A federal judge has halted plans to construct the "world's first zero-carbon-emission platinum LEED-certified" hotel and conference center in Chicago after a federal suit accused its developer of fraudulently selling more than $145 million in securities and $11 million in fees to foreign investors.
In a suit filed in February, the U.S. Securities and Exchange Commission alleges Anshoo Sethi, the Intercontinental Trust Center of Chicago and the Chicago Convention Center "perpetuated a large-scale investment scheme to exploit a federal visa program as a means to defraud investors seeking strong returns and a legal path to U.S. residency."
The suit accuses Sethi, 29, of using false documents to make the $735-million project more attractive to investors seeking U.S. EB-5 visas through U.S. Citizenship and Immigration Services. The USCIS program allows foreigners to qualify for legal permanent residency in the U.S. if they invest from $500,000 to $1 million in undertakings that create at least 10 U.S. jobs within two years.
Under the Immigration Act of 1990, EB-5s emerged as an alternative means to fund projects, many in the hospitality segment, after credit tightened in 2008.
The suit involving Sethi marks SEC's "first enforcement action involving EB-5s," says agency spokesman Kevin Callahan. "In addition to USCIS, the defendants defrauded more than 250 investors, most of them from China," he says.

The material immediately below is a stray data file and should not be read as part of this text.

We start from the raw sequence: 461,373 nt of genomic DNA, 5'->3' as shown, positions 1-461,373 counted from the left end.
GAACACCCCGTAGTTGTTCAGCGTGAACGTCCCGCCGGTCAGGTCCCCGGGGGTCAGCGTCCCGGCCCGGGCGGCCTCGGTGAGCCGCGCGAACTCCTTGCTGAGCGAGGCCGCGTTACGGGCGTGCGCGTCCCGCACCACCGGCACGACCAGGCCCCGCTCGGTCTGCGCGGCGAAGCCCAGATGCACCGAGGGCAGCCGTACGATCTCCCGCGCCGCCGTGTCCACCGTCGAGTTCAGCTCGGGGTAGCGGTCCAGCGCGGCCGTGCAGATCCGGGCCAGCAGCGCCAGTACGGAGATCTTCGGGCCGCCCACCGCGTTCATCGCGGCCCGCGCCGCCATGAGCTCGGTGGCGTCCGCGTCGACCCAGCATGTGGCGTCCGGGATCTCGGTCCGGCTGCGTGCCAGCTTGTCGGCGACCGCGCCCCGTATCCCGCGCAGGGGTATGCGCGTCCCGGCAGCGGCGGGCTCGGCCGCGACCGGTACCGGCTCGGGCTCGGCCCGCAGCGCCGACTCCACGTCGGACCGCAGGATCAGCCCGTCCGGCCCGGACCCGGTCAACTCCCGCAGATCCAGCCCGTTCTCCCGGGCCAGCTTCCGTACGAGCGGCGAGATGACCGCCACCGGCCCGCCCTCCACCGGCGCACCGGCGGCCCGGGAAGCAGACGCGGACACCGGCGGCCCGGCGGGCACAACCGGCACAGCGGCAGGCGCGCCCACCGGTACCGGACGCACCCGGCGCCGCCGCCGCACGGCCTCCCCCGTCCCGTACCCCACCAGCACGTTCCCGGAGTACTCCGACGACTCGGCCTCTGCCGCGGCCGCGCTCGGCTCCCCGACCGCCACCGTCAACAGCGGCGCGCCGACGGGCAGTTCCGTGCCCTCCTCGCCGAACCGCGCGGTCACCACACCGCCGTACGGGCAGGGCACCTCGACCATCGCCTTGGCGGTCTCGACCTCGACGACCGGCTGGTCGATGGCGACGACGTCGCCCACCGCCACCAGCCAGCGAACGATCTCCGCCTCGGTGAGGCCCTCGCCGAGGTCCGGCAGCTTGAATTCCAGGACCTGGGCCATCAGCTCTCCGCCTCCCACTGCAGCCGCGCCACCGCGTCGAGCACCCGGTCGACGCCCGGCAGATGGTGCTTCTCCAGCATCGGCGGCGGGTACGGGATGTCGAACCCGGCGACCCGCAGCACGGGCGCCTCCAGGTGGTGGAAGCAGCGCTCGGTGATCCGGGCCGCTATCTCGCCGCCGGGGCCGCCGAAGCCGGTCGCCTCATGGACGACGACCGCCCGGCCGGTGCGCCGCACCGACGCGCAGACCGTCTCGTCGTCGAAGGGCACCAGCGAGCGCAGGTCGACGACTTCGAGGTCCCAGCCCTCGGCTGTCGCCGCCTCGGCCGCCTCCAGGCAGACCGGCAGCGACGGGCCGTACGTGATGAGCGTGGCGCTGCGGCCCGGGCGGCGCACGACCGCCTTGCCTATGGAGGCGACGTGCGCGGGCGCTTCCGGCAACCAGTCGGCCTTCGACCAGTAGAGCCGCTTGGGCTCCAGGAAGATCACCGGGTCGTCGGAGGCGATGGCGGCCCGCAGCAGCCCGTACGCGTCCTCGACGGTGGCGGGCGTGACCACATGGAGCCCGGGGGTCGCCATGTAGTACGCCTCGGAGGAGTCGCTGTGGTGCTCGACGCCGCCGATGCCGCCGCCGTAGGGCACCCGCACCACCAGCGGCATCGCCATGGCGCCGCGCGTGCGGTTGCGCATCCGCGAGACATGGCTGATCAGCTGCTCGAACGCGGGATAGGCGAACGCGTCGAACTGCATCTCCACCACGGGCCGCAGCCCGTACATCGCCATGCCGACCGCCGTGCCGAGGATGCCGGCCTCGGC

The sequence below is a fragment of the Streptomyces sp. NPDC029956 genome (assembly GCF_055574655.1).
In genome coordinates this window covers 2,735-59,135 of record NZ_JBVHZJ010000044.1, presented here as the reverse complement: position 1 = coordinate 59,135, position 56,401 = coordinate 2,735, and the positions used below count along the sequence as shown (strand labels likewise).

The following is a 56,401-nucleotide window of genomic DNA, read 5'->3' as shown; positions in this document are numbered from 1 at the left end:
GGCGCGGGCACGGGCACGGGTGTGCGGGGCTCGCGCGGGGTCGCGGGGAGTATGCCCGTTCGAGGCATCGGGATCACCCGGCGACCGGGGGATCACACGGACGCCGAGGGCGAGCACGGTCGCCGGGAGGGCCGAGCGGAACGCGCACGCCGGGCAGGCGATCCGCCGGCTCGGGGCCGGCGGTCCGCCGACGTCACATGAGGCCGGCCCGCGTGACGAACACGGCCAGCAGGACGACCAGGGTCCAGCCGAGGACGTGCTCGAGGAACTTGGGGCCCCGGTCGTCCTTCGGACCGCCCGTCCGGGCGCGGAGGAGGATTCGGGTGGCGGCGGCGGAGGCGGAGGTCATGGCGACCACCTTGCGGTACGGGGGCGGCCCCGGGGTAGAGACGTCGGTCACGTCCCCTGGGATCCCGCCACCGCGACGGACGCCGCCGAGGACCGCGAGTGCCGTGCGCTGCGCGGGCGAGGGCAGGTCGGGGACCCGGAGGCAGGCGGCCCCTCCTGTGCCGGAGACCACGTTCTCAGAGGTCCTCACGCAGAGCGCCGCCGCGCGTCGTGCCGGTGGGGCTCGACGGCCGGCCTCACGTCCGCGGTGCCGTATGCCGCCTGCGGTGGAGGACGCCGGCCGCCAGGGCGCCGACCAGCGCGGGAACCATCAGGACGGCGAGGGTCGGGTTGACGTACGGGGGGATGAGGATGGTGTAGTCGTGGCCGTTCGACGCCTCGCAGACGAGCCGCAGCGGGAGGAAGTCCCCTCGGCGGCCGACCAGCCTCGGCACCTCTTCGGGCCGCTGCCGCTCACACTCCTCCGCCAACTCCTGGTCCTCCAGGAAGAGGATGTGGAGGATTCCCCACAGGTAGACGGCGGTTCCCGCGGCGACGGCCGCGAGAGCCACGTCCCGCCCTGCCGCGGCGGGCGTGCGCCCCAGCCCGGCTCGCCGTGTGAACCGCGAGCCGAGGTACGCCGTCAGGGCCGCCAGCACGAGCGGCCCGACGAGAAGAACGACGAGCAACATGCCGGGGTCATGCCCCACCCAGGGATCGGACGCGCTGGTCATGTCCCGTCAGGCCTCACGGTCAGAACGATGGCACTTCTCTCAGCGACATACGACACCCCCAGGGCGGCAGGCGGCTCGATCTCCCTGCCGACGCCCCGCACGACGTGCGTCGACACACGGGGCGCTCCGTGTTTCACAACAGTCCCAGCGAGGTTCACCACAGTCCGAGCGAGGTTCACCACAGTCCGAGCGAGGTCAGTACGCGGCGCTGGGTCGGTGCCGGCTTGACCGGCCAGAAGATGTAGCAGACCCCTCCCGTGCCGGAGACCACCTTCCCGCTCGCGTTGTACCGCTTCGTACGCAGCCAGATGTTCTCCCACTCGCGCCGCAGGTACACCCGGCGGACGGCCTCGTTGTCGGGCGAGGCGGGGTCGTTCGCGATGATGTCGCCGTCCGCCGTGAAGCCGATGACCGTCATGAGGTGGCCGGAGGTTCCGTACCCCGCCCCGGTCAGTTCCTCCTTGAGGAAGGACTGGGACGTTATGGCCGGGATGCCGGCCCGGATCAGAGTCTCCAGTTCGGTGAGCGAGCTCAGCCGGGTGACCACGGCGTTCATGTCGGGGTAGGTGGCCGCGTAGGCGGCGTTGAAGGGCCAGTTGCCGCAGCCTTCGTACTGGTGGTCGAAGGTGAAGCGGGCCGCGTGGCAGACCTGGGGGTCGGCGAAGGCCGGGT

"EB-5 fraud is extremely common, though rarely of this magnitude," says Michael Gibson, managing director of USA Advisors.org, a Tampa, Fla.-based enterprise that evaluates EB-5 offerings for foreign investors.
Gibson says USCIS-authorized regional centers—the private enterprises that accept and pool EB-5 investments—aren't subject to adequate oversight, nor are brokers who "receive commissions regardless of how a project turns out."
"The problem is, USCIS isn't a development expert," says Brian B. Su, CEO of Artisian Business Group, a Springfield, Ill.-based consultant specializing in EB-5s. "In recent years, it has had to slow its approvals of new regional centers. As likely as not, candidates may receive 'requests for evidence' to ensure the projects attached to their applications are solid. And the majority are. There are always going to be bad apples, I don't care what the enterprise is."